Montecastro Ribera del Duero Tinto 2008
Tempranillo from Ribera del Duero, Spain
Packed with varied and complex mineral/fruit elements expressed in a decidedly sauvage style, its extract literally clinging to the sides of the glass. Balance and complexity prevail in a generally sensational taste experience.
Wine Spectator - "Rich, juicy cherry aromas and flavors float through the spiciness of this wine, the finish so smooth it almost feels delicate."
Bodegas Monteastro's 27 acres were purchased in 2001. Its first plantings were in the 2002 and 2003 seasons. The vineyard is located in the Ribera del Duero region of Spain.
To obtain lasting vineyards, we are convinced of the need to be respectful of the environment that we are giving away such a good grape. For this reason, since it was initially worked pesticide treatments using only natural and without herbicides. This requirement also applies to suppliers of grapes that complement our production. In order to certify these techniques of cultivation, our vineyards are in conversion to organic farming.
The winery building was designed by architect Roberto Valle in harmony with the environment of the cave as it did in the Castillo de Penafiel for the Wine Museum. Roberto is the architect who designed the construction of the Wine Museum and the Museum of Penafiel, home of the Roman Almenara. The design combines the white stone of the moor, characteristic of the area, cut with steel and glass on the outside with tinted concrete and wood in the interior. View all Montecastro Wines
About Ribera del DueroView a map of Ribera del Duero wineries (rib-EHR-ah del dwehr-oh)
Notable FactsThe wines of Ribera del Duero are mainly red – white wines here are not exported or revered. The reds come primarily from a variation of Tempranillo, called Tinto Fino or Tinto del Pais in this region. Garnacha and Cabernet Sauvignon are also used, but not so often. The best wines of the area are refreshing yet sturdy and complex, with an ability to age and mature gracefully.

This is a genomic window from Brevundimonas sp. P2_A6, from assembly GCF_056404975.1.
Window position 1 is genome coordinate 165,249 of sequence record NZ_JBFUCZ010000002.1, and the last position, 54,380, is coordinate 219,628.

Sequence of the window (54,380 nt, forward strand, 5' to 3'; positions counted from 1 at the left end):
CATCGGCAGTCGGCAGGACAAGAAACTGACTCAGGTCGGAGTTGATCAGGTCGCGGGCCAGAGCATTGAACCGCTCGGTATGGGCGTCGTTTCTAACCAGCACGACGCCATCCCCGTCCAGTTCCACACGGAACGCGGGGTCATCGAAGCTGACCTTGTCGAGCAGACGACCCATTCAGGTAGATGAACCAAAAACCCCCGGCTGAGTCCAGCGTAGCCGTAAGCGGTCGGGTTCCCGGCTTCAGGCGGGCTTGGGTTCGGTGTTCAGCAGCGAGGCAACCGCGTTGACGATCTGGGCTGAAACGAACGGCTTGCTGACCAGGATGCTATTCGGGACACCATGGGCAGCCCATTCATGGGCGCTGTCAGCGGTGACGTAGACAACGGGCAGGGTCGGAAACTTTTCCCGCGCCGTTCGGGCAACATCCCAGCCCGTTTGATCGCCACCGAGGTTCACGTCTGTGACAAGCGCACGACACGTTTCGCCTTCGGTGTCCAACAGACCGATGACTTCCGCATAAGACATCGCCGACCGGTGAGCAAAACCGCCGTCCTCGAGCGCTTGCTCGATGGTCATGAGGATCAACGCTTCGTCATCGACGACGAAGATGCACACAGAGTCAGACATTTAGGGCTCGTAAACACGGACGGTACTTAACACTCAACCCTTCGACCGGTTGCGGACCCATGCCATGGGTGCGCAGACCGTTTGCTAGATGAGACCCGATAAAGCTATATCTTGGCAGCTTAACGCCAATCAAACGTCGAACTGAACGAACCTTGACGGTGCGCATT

The most popular red varieties of Spain include Tempranillo and Garnacha (Grenache). Whites don't garner quite as much recognition, but there are some regional varieties not to be missed, like Albarino and Verdejo. The popular red regions of Spain include Rioja, known for its outstanding wines of the Tempranillo grape; Ribera del Duero, producing high quality reds from Tempranillo and Garnacha; Galacia, with the sub-region of Rias Baixas, home to the deliciously crisp and floral Albarino grape; and Priorat, a region increasing in popularity with its high-quality cult reds. Other regions of note are Rueda, growing the Verdejo grape, La Mancha, a wide desert region, covered in the most planted white variety in the world, Airen, and Jumilla, making wines based on Monastrell (Mourvedre).
Spain's wine laws are based on the Denominacion de Origen (DO) classification system, devised in the 1930's. A four tiered system, the most basic level is Vina de Mesa (table wine) followed by Vino de la Tierra (country wine), DO and at the top DOC. Currently, only Rioja and Priorat have DOC status, while over 65 DO's scatter the country.
Most DO regions are classified and regulated by how long they age the wines. On a red wine label, one may find the terms Crianza, Reserva or Gran Reserva, denoting the wine's barrel and bottle time. Crianza is usually two years between barrel and bottle (the time in each depends on the DO and/or the winemaker), Reserva up to 4 years and Gran Reserva 5 – 6 years. Classifications of each region and wine are controlled by the region's Consejo Regulador.
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Alcohol By Volume GuideMost wine ranges from 10-16% alcohol by volume. Some varietals tend to have higher (for example Zinfandel and Cabernet Sauvignon) or lower alcohol levels (Pinot Noir and many white varietals), but there is always some variation from producer to producer. Some wine falls outside of this range, for instance Port weighs in closer to 20%, while Muscat and Riesling are usually a bit below 10%.
Wine Style Guide
Light & Crisp
- Light to medium bodied wines that are high in acid and light to medium fruit. Typically no oak.
Fruity & Smooth
- Light to medium bodied wines with lots of juicy fruit, typically medium acid and medium oak.
Rich & Creamy
- Full bodied wines that have typically undergone malo-lactic fermentation and/or spent time in oak.